You know when you walk into a room and it feels like everyone’s looking at you and whispering?
That’s what every space felt like after I told a friend at circus school in March 2014 that I’d been recently diagnosed with HIV. I mistakenly thought I could trust them to keep it secret, but I was wrong.
I first started my circus training the previous September and was diagnosed a few days into the new year.
At first, it sent me into a bit of a mental hole and I turned to drugs to cope. Partying helped me pretend I was happy and having fun – even though I wasn’t. I desperately wanted to feel good again and was looking in all the wrong places.
Then one day, I couldn’t keep my secret inside anymore and needed to get it off my chest. It was during a cigarette break with a friend in my course that I first said the words ‘I’m HIV positive’ out loud.
I hadn’t known the guy for long and hadn’t planned it beforehand, but he was comforting and supportive. He listened to what I had to say and I felt better having told someone else.
But in no time at all, everyone was treating me differently and keeping their distance. Except one – my friend Tessa, who I’ll love forever – who sat me down privately and let me know why everything felt so strange and what people were talking about.
My secret was out and the other students were worried about working with me due to my HIV. Because, while working on the pole or trapeze, the reality is that we get bruised, battered and we bleed.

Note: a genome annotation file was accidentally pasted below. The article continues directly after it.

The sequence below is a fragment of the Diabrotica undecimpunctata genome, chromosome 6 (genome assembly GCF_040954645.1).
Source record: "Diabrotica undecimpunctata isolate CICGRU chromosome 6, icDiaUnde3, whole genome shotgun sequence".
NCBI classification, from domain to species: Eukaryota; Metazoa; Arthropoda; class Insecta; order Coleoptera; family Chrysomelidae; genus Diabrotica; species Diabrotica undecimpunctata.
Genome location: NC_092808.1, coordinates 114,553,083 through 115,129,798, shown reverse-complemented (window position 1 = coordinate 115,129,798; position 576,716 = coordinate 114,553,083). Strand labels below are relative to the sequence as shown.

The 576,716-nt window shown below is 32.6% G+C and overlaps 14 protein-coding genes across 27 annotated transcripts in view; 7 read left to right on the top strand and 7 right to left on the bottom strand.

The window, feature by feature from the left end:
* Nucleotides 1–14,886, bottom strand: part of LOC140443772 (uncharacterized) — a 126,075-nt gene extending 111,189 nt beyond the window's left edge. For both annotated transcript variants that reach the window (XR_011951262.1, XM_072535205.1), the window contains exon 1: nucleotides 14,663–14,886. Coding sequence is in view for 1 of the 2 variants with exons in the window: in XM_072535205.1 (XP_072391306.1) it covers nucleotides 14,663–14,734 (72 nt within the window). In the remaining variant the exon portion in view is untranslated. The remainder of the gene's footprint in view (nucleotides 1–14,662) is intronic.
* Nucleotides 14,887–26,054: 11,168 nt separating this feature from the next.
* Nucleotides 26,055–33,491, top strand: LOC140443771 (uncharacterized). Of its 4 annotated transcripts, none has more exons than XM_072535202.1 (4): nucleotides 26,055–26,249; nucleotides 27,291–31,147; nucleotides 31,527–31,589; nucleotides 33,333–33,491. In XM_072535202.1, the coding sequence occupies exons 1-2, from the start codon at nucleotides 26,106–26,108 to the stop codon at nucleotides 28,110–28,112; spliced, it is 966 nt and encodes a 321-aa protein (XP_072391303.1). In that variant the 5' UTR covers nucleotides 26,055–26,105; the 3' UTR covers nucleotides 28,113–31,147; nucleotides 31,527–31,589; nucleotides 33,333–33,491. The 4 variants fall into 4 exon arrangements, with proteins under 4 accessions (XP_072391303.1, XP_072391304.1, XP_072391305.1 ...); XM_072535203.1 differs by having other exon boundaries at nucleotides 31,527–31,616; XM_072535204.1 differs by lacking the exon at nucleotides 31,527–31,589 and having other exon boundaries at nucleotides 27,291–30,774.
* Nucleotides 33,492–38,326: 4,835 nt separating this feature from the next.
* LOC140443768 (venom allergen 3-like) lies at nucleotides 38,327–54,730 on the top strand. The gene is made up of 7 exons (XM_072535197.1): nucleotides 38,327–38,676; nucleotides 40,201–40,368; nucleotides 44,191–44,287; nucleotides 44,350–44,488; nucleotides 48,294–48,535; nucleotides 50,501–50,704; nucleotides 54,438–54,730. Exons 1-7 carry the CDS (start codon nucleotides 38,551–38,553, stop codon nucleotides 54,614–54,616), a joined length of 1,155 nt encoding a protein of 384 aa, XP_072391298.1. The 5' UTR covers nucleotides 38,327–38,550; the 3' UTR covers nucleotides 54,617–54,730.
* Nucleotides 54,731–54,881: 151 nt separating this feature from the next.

No one came to me and outright said ‘I don’t want to work with you because I’m scared of getting HIV’ though. It just became very clear after regular performing partners suddenly really wanted to work with others. People would whisper about me but not with me.
This was really damaging because I was still struggling at the time to accept my diagnosis and it felt like a devastating blow for others to reject me so publicly.
Around the same time, I was still learning about HIV and I quickly discovered through talking to my doctors that the daily medication I was taking would soon mean I couldn’t pass on HIV to sexual partners – never mind performing ones.
So I knew I had a choice: quit the course and give up on my dream of performing professionally, or face the problem head on.
It had already taken me years to find what I really wanted to do. In my early 20s, it was all a bit aimless. I worked in restaurants and shops, and for a while I was a youth worker.
I had lots of jobs but not a lot of purpose. Then after one particular redundancy I did a summer course in circus skills and everything changed.
I grew up in a Muslim family on a council estate in Edinburgh and performing wasn’t ever an option. Music and dancing were considered taboo. But, as soon as I started expressing myself using my body, it felt 100% right.
I may be many things, but I’m not a quitter. So I called a meeting of all 30 of the students in my year. It was scary and weird – and hard when you’re in your early 20s – but it was one of the most important things I’ve ever done.
We sat in the library with my principal and heads of department and laid it all bare. I said I had recently been diagnosed with HIV and I knew many of them considered me a risk. I said I didn’t have all the answers yet, but that I wanted them to ask questions to me directly rather than whispering behind my back.
It became apparent that most of my classmates’ perceptions of HIV were stuck back in the 80s or 90s. With hypotheticals and what ifs that had never happened before and have never happened since.